Somewhere off the coast of Puerto Rico a silent robot is flying under the sea. Launched by researchers at the famous Woods Hole Oceanographic Institution the robot glider has now been at sea since December and crossed the 4,000 metre deep Virgin Islands Basin over 20 times.
Eventually oceanographer Dave Fratantoni envisages fleets of gliders, all collecting scientific data and beaming it back to researchers. “Gliders can be put to work on tasks that humans wouldn’t want to do or cannot do because of time and cost concerns. They can work around the clock in all weather conditions,” he says (press release).
Unlike previous designs, which relied on batteries, the new type ‘Slocum’ glider* is environmentally friendly. Its power comes from differences in sea temperatures.
LiveScience has the best explanation of how this works:
When it moves from cooler water to warmer areas, internal tubes of wax are heated up and expand, pushing out the gas in surrounding tanks and increasing its pressure. The compressed gas stores potential energy, like a squeezed spring, that can be used to power the vehicle.
The glider then uses this energy to change its buoyancy, becoming denser to glide into the depths, becoming less dense to glide back to the surface.
It changes its buoyancy by pumping oil around. Live Science again:
To rise, oil is pushed from inside the vehicle to external bladders, thus increasing the glider’s volume without changing its mass, making it less dense. The oil can be shifted inside to increase the density and sink the vehicle. A vertical tail rudder allows the glider to be steered horizontally.
Now the Woods Hole team are hailing the success of their test run.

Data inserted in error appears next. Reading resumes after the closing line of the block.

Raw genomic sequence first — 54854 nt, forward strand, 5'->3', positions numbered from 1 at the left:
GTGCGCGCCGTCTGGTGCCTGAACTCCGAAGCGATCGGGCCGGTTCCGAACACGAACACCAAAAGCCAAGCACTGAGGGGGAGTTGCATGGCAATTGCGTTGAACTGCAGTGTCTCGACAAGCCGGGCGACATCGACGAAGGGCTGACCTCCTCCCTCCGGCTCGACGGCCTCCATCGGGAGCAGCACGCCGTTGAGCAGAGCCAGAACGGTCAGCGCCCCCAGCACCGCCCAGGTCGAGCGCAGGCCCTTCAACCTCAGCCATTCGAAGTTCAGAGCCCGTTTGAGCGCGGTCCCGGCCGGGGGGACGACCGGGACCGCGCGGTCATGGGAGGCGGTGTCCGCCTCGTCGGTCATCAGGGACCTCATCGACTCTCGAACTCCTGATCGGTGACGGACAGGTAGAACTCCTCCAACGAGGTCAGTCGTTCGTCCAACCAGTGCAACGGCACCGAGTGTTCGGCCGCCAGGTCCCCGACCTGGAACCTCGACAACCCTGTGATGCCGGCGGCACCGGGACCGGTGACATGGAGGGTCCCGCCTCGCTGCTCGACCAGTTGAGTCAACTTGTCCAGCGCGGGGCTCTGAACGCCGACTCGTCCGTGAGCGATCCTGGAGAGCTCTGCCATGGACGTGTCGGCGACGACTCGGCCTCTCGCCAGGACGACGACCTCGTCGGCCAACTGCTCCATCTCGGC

Of course some batteries are still needed. Steve McPhail, of the National Oceanography Centre in the UK, told the BBC: “You still need to provide power for the sensors, for the data-logging system and for the satellite communications system to get the data back.”
However when Nature first mentioned the wax powered Slocum back in April** last year it was hoped that the wax expansion could charge a battery for these functions. It’s not clear if this is actually happening now. It’s also not entirely clear to me how the craft deals with differences in sea temperature.
Even allowing for these points, the successful test run is another step towards the day scores of Slocums cruise silently under our seas. This idea was first mooted way back in the 1980s, even becoming the subject of a science fiction story by Woods Hole’s Henry Stommel.
* named for the first man to sail single-handedly round the world, Joshua Slocum.
** in an article about a battery powered version that was being used to track whales.
Image top: Dave Fratantoni, Woods Hole Oceanographic Institution
Image bottom: John Lund, Woods Hole Oceanographic Institution